Was Chicken Little right? European conservatives and libertarians are asking pointed questions about the extent of the air traffic shutdown. There's a good summary of that point of view, with links, in the blog of the Telegraph's Brussels correspondent, Bruno Waterfield.

What's at stake is the concept of the Precautionary Principle. A pro-Government editorial in the Independent defends the decision, with some good comments.

Watch the expert post-mortems on Eyjafjallajökull. This isn't only about volcanoes and aircraft. It's about dealing with all uncertain risk, including nuclear power, anti-terrorism measures, earthquake and tsunami predictions, and vaccines and quarantines during epidemics. In Germany, homeland of the Precautionary Principle, Der Spiegel recently blasted "the Swine Flu Panic of 2009," praising Poland's health minister, Ewa Kopacz, for resisting international calls for mass vaccination -- ironically, on grounds of "first do no harm."

Scientific and engineering organizations will be studying the response to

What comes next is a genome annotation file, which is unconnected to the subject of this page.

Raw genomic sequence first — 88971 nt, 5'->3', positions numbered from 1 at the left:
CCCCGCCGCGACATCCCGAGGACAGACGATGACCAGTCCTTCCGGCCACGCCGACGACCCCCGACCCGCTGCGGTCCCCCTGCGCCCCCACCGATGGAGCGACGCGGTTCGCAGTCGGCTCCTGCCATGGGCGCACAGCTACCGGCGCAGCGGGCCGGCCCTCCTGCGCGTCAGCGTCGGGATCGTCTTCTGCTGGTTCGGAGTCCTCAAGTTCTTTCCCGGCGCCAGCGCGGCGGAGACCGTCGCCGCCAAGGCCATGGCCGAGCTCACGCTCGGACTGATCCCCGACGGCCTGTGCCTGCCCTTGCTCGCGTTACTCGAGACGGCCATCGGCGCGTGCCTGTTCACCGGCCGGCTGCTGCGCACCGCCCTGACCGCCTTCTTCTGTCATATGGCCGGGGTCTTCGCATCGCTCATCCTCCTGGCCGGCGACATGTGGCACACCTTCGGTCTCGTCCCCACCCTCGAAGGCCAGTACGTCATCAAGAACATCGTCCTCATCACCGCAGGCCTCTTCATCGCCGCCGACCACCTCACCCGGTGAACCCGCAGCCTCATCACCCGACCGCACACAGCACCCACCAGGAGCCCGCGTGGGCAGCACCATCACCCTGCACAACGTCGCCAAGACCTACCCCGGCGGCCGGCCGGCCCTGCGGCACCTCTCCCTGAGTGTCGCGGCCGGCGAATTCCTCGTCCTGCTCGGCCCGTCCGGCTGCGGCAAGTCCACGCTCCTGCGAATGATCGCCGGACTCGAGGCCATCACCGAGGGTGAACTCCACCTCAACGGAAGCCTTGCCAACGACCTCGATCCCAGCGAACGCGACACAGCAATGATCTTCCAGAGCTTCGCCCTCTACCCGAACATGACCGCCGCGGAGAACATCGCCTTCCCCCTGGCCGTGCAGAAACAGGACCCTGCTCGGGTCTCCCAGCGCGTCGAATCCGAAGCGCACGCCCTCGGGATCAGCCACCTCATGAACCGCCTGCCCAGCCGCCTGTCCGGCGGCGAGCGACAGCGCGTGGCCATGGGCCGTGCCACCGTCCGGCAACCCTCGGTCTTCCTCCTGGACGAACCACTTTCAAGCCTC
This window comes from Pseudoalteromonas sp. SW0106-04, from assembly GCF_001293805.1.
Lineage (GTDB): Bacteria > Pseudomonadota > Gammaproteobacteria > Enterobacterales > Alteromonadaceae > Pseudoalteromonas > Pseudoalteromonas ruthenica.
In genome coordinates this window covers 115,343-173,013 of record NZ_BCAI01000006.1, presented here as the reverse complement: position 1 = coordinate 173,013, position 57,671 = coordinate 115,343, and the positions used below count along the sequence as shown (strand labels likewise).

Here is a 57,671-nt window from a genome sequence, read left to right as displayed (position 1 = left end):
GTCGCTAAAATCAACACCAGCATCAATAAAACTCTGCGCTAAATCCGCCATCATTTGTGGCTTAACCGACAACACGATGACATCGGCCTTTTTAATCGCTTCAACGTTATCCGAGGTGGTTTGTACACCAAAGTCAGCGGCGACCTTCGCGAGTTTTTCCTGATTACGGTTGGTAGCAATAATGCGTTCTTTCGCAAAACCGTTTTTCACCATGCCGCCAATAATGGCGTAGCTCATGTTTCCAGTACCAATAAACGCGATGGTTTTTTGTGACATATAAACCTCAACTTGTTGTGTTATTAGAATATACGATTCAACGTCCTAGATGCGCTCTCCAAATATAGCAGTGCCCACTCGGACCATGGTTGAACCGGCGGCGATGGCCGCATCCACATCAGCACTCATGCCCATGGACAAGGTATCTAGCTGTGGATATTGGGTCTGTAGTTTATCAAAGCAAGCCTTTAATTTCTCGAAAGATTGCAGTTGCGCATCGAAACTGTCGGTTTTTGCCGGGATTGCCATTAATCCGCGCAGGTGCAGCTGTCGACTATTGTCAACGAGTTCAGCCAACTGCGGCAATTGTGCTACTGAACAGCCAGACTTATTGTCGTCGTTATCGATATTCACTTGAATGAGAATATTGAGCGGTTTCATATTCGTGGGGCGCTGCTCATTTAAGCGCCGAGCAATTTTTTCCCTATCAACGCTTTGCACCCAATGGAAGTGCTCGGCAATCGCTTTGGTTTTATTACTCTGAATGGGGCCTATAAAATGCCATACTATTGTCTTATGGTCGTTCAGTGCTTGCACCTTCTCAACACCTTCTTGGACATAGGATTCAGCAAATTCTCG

Eyjafjallajökull for years. Whatever the outcome, their findings will help shape how governments deal with future uncertain risks. Already at least one respected NGO voice, the director of the Carnegie Endowment's European Center in Brussels, shares his second thoughts:

"Europe is the victim of the precautionary principle," Mr.[Fabrice] Pothier said, of "an uncoordinated overreaction to possible risk." That led to a huge oversupply in swine flu vaccine, for instance, and, as Mr. Quatremer noted, the European aversion to genetically modified grain.

"It's the same principle for the ash cloud," he said. "We fear everything and want maximum safety for our citizens," just like the way in the United States, he said, the society will go to extremes to protect citizens from terrorism. "No one can argue with security," he said.